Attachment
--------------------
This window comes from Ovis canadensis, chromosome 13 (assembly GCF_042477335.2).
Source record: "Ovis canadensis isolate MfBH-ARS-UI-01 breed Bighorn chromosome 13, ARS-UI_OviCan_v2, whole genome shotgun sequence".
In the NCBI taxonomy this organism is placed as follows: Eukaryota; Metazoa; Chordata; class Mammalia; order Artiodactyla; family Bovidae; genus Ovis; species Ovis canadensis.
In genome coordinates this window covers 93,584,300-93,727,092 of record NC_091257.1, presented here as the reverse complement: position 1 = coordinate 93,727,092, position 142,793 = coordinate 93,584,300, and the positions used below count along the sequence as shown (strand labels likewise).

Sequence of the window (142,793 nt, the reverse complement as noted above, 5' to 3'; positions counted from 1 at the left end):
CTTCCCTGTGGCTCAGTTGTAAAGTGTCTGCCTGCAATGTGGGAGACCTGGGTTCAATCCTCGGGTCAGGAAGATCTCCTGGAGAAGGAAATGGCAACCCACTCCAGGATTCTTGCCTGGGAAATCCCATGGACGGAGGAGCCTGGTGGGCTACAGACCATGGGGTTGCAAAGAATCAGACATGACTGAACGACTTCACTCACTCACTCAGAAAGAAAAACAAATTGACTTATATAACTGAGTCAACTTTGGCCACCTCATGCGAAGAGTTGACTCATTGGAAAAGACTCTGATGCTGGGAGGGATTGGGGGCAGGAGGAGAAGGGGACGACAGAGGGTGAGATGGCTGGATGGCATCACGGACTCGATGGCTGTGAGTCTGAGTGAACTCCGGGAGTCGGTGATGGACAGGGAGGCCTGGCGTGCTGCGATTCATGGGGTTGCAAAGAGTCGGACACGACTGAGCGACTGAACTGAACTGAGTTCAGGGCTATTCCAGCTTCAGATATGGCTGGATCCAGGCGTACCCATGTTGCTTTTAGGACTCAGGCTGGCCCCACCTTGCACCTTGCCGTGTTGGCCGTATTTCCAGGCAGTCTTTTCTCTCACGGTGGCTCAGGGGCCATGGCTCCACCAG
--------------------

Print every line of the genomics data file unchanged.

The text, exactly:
This window comes from Ovis canadensis, chromosome 13 (assembly GCF_042477335.2).
Source record: "Ovis canadensis isolate MfBH-ARS-UI-01 breed Bighorn chromosome 13, ARS-UI_OviCan_v2, whole genome shotgun sequence".
In the NCBI taxonomy this organism is placed as follows: Eukaryota; Metazoa; Chordata; class Mammalia; order Artiodactyla; family Bovidae; genus Ovis; species Ovis canadensis.
In genome coordinates this window covers 93,584,300-93,727,092 of record NC_091257.1, presented here as the reverse complement: position 1 = coordinate 93,727,092, position 142,793 = coordinate 93,584,300, and the positions used below count along the sequence as shown (strand labels likewise).

Sequence of the window (142,793 nt, the reverse complement as noted above, 5' to 3'; positions counted from 1 at the left end):
CTTCCCTGTGGCTCAGTTGTAAAGTGTCTGCCTGCAATGTGGGAGACCTGGGTTCAATCCTCGGGTCAGGAAGATCTCCTGGAGAAGGAAATGGCAACCCACTCCAGGATTCTTGCCTGGGAAATCCCATGGACGGAGGAGCCTGGTGGGCTACAGACCATGGGGTTGCAAAGAATCAGACATGACTGAACGACTTCACTCACTCACTCAGAAAGAAAAACAAATTGACTTATATAACTGAGTCAACTTTGGCCACCTCATGCGAAGAGTTGACTCATTGGAAAAGACTCTGATGCTGGGAGGGATTGGGGGCAGGAGGAGAAGGGGACGACAGAGGGTGAGATGGCTGGATGGCATCACGGACTCGATGGCTGTGAGTCTGAGTGAACTCCGGGAGTCGGTGATGGACAGGGAGGCCTGGCGTGCTGCGATTCATGGGGTTGCAAAGAGTCGGACACGACTGAGCGACTGAACTGAACTGAGTTCAGGGCTATTCCAGCTTCAGATATGGCTGGATCCAGGCGTACCCATGTTGCTTTTAGGACTCAGGCTGGCCCCACCTTGCACCTTGCCGTGTTGGCCGTATTTCCAGGCAGTCTTTTCTCTCACGGTGGCTCAGGGGCCATGGCTCCACCAG